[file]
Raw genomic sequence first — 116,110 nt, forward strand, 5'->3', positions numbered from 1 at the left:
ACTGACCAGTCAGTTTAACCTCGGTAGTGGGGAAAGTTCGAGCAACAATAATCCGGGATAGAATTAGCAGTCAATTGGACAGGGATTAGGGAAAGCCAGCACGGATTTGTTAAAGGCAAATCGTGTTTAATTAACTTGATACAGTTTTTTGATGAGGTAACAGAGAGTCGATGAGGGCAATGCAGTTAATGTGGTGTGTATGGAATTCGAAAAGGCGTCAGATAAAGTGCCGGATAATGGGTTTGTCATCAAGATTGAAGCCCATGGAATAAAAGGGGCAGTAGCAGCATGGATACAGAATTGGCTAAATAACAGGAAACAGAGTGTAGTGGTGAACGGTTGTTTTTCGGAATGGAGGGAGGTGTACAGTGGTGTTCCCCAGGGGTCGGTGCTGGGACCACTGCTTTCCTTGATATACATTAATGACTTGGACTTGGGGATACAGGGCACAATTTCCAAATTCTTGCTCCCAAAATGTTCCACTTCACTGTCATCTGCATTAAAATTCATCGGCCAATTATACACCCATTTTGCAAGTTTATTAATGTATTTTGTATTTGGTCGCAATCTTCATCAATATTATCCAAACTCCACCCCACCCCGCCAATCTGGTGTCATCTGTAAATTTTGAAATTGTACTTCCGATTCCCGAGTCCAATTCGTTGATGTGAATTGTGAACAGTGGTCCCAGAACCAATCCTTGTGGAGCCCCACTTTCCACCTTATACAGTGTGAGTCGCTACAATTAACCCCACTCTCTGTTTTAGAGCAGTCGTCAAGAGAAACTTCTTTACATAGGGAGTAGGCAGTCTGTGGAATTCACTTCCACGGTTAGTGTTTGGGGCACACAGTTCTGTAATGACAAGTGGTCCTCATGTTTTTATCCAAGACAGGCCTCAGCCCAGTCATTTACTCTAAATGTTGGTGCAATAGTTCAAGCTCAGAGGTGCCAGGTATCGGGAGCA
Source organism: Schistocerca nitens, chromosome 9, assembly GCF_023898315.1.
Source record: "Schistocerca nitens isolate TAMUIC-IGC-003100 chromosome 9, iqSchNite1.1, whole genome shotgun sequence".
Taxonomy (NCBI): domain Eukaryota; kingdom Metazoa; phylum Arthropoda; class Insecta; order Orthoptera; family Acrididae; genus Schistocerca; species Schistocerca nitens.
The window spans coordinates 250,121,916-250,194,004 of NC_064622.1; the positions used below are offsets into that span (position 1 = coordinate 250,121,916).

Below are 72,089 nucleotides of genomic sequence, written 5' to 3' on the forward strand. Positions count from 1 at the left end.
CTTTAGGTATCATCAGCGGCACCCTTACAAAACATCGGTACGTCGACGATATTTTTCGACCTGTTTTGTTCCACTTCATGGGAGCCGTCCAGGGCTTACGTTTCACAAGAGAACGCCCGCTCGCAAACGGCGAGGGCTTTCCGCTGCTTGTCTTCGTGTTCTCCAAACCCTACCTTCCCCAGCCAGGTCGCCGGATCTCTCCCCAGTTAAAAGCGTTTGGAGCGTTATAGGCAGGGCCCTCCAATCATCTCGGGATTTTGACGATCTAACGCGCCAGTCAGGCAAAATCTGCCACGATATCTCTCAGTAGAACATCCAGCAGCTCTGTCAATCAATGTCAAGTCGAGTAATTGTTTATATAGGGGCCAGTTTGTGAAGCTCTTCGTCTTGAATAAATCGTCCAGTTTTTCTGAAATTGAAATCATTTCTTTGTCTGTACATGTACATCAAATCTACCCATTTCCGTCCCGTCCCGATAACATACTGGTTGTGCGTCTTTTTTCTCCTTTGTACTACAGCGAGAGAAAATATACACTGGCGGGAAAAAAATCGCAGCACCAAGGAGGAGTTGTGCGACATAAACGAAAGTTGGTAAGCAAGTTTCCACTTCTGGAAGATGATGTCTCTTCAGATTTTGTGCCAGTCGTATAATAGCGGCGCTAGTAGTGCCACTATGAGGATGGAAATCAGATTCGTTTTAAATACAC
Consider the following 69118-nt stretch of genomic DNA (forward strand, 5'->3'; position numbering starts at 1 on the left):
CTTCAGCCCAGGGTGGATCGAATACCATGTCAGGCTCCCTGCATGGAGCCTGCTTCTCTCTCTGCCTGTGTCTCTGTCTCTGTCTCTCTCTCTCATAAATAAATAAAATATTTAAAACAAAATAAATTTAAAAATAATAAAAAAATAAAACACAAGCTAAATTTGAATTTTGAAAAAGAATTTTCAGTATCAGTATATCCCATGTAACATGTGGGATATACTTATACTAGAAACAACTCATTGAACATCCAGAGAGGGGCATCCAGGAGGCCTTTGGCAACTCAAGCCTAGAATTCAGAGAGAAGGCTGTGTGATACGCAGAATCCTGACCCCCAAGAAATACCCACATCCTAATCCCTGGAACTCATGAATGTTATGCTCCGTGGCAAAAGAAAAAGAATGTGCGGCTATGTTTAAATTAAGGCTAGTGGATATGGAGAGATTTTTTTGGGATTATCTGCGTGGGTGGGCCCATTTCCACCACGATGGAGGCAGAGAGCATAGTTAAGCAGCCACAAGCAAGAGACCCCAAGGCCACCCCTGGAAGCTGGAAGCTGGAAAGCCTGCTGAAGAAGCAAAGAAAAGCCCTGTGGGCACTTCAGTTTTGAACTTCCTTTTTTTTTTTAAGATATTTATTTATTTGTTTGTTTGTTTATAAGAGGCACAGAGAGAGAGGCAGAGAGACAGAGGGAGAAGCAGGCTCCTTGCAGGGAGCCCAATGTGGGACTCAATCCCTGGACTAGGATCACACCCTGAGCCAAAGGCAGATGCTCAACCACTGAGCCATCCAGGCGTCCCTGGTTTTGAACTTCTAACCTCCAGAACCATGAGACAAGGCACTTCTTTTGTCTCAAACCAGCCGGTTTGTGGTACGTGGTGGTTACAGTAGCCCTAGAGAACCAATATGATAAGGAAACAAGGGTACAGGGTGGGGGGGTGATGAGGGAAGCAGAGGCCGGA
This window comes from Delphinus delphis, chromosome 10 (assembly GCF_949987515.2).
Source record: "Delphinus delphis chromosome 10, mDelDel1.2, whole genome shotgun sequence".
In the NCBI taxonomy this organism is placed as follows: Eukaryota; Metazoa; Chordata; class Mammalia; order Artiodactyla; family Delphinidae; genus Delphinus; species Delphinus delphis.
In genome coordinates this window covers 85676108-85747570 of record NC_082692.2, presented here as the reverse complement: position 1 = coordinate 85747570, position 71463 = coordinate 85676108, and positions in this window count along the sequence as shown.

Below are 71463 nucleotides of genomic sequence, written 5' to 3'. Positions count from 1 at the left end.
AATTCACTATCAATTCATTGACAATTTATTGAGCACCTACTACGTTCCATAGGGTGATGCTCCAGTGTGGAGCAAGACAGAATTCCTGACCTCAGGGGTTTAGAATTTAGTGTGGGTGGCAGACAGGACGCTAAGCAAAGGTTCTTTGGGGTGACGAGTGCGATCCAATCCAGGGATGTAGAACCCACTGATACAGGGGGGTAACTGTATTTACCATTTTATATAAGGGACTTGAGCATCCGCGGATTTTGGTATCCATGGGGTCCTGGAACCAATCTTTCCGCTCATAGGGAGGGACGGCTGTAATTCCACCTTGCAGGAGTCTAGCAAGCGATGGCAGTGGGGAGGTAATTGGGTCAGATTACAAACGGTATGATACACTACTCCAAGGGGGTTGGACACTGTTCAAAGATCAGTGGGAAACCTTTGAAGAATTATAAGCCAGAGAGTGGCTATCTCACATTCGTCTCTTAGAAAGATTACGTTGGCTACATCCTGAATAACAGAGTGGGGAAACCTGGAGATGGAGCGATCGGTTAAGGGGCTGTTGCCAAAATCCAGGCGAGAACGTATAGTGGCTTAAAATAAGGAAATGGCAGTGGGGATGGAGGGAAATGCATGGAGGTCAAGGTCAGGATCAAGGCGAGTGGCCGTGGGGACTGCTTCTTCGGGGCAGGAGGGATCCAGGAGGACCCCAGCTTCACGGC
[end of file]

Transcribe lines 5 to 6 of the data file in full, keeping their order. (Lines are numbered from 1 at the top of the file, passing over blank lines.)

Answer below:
Taxonomy (NCBI): domain Eukaryota; kingdom Metazoa; phylum Arthropoda; class Insecta; order Orthoptera; family Acrididae; genus Schistocerca; species Schistocerca nitens.
The window spans coordinates 250,121,916-250,194,004 of NC_064622.1; the positions used below are offsets into that span (position 1 = coordinate 250,121,916).